Music games have had a relatively sad history. The history part is something I’ve yet to comprehensively research (I could probably count the number of notable games on both hands, or close), but I really want to make a music game. There is something pretty amazing about this category of synaesthetic games. Masterful visuals, obviously awesome music and of course, some kind of revolutionary innovation in playing with the world created (or chosen) by the music. Rez, is probably the best example of this.
I still don’t know what kind of music game I would want to make. Rez is a carefully crafted experience; all the visuals, sounds and enemies (it’s a rail shooter, the player move around a reticule and he/she “selects” enemies and powerups) are set by the creators (Tetsuya Mizuguchi and Q Entertainment). It’s careful, brilliant but yet it’s a relatively short experience (it relies on replaying levels and remembering where to move your reticule, basically, and there are 5 stages), not to mention fairly hardcore. It’s probably the best way to handle such a game, however, and Rez’s execution is exceptional.
Another type is what I’ll dub the “Audiosurf” method. It relies on audio analysis and procedural generation to create levels the player goes along and collects blocks (the avatar the player chooses also has powers to manipulate blocks and move around the track, like jump). The “game” part of Audiosurf is somewhat bland; the player’s avatar is moving along a path that is generated beforehand and is procedurally raised/lowered/twisted/bumpy based on the dynamics and, basically, epicness of the track used. Blocks are also set on said path and they can hinder or help you. The player moves around, collects blocks based on your avatar (the character I prefer, Mono, simply collects as many as possible. Other ones have blocks of different colors, and one must prioritize which blocks to collect and the like.). Its music-to-game connection, though, is pretty remarkable, in both explicit and subtle ways. Audiosurf’s execution in that regard is excellent.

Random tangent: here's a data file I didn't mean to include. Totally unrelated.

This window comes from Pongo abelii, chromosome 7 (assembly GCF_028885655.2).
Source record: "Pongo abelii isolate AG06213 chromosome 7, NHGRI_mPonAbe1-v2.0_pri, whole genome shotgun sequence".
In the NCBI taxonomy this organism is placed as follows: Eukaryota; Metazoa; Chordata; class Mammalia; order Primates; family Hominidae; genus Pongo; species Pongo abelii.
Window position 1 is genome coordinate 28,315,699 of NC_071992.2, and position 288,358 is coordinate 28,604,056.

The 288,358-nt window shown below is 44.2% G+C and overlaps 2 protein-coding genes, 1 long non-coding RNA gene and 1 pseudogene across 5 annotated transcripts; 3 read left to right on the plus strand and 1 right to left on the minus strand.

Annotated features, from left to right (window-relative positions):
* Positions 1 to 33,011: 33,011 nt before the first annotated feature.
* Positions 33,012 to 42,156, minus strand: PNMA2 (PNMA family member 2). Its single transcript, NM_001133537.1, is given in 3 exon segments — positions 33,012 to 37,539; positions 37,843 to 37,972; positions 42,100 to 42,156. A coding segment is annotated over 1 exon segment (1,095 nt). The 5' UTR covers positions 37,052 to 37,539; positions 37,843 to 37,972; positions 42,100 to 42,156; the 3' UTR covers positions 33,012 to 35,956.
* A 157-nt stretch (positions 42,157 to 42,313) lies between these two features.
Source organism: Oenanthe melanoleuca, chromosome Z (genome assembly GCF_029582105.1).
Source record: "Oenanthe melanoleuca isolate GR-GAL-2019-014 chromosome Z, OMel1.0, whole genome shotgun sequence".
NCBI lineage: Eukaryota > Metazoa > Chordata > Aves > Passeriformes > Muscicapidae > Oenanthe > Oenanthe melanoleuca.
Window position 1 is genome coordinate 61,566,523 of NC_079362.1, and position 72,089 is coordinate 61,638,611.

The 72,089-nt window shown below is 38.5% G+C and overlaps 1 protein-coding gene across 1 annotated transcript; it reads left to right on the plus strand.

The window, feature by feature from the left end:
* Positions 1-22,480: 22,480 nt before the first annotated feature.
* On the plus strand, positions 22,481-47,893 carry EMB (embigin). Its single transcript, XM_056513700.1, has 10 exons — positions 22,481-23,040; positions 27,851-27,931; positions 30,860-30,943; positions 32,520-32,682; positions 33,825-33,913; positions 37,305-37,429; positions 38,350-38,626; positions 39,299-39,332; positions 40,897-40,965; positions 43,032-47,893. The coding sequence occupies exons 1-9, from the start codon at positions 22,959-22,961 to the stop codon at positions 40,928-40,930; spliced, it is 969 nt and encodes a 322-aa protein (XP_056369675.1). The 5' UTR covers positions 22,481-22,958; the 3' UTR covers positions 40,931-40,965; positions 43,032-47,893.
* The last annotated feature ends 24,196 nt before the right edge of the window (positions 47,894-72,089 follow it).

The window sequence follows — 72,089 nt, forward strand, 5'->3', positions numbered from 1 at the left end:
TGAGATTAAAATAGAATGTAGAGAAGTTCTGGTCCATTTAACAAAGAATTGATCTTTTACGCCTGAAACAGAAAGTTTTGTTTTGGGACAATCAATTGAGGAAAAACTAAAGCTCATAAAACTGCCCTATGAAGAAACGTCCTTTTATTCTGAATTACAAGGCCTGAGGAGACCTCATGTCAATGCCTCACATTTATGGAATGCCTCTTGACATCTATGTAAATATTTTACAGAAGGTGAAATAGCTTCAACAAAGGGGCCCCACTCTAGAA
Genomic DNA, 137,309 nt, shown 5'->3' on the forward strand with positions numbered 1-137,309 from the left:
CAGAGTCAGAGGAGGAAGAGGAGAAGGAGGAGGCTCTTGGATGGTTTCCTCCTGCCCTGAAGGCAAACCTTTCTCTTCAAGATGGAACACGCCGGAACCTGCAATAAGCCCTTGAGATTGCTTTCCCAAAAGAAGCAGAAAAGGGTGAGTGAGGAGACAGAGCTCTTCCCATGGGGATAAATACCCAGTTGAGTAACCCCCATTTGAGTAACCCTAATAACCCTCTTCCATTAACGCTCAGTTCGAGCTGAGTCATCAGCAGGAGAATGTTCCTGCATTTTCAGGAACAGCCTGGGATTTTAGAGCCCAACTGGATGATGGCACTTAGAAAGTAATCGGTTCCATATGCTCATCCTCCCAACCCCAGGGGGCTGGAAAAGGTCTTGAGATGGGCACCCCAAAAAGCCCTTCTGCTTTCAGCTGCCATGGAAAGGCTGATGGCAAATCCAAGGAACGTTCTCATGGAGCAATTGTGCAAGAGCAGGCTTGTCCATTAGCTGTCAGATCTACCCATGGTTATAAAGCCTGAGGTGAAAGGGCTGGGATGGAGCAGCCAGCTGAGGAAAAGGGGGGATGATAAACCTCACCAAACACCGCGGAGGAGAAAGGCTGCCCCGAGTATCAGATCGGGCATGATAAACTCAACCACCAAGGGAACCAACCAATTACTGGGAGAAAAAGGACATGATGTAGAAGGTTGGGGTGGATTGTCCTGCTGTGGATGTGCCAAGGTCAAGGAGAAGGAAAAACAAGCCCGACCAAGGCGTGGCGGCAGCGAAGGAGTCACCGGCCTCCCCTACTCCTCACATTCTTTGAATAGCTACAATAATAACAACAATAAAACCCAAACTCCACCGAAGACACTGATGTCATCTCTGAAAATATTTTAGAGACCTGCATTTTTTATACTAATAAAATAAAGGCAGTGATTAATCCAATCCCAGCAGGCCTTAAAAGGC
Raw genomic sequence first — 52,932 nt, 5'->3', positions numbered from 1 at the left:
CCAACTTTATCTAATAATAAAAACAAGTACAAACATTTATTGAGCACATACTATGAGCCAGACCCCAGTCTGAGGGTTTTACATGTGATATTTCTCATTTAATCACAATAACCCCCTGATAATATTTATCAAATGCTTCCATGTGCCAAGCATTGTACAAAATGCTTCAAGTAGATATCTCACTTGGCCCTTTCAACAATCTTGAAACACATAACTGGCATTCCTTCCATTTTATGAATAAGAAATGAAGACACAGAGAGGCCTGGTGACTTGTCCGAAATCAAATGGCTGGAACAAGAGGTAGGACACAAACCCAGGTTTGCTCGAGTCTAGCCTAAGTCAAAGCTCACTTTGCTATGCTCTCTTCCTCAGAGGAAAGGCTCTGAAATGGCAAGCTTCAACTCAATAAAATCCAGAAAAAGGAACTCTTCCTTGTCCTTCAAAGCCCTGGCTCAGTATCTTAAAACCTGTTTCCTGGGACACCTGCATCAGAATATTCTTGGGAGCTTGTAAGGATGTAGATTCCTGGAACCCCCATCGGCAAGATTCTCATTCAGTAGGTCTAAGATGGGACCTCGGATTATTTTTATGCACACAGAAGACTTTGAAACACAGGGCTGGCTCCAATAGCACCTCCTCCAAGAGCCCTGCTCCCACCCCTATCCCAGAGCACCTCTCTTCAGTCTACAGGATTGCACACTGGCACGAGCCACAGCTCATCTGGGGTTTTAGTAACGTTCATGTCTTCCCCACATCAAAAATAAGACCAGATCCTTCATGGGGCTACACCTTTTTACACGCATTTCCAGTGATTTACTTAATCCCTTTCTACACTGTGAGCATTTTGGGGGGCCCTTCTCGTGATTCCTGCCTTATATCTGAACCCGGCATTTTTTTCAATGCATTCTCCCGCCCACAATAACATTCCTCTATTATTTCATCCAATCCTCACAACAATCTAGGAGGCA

So…enough about them. What about ME? MY game? One major decision I haven’t made yet is whether I want to use procedural algorithms based on user-submitted music or if I want to just put in tunes of my own choosing. Preferably I would be able to put in a Rez game through the analysis power of Audiosurf. But that would be difficult and, well, not unique, as awesome as it would be. A game that leans on the side of Audiosurf would be much more of a science experiment, but probably unsellable. A game on the side of Rez would be much more of an art project, and possibly sellable. I rather like procedural algorithms though, so I’m leaning towards playing around with an Audiosurf.
I want to make a game that uses some of the ideas in breakdancing. Freestyle dancing (and any similar gymnastics-based activity) is amazing in that the person engaging in the trade has a set of moves (analogous to a player’s actions in a video game), but even more intricately, these moves are not so discrete as in video games (which, for the most part, involves shooting with different types of guns and making things explode). They can be changed and chained to infinite patterns of beauty and meaning. I want to nail what makes those ideas come alive in execution. Not necessarily in the form of dancing or the like, but definitely along the same lines.